The ordinarily thoughtful New York Times opinion writer Nicholas Kristof today joined a relatively long list of columnists who tend to leave much of their reflectiveness at the door when they write about school issues (see Students Over Unions). His piece is riddled with errors and misconceptions, as I’m sure many education researchers and others will soon be describing (and I’ll add links to their posts here). Of course, I also have many “The Best…” lists offering ample evidence contradicting his main points (especially on value added assessments and the Myth Of “Five (Or Three) Great Teachers In A Row”).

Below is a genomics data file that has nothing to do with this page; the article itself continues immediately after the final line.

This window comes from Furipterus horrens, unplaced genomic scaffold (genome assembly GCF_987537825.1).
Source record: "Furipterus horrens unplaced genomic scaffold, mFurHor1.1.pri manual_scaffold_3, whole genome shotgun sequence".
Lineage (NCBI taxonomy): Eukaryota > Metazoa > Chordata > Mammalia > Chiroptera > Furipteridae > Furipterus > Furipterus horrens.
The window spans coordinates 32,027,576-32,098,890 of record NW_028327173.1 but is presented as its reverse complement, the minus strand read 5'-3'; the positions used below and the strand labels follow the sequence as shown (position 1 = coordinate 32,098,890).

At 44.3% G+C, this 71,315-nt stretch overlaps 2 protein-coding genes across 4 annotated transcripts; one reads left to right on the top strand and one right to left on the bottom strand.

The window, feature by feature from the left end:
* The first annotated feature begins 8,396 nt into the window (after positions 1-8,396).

I’ve written about this problem before — Why Do So Many Ordinarily Thoughtful Columnists “Lose It” When They Write About Schools?

But the must-read post on this topic is the one that Robert Pondiscio wrote in reaction to that post that I wrote. Check out When Bad Ideas Happen to Good Columnists.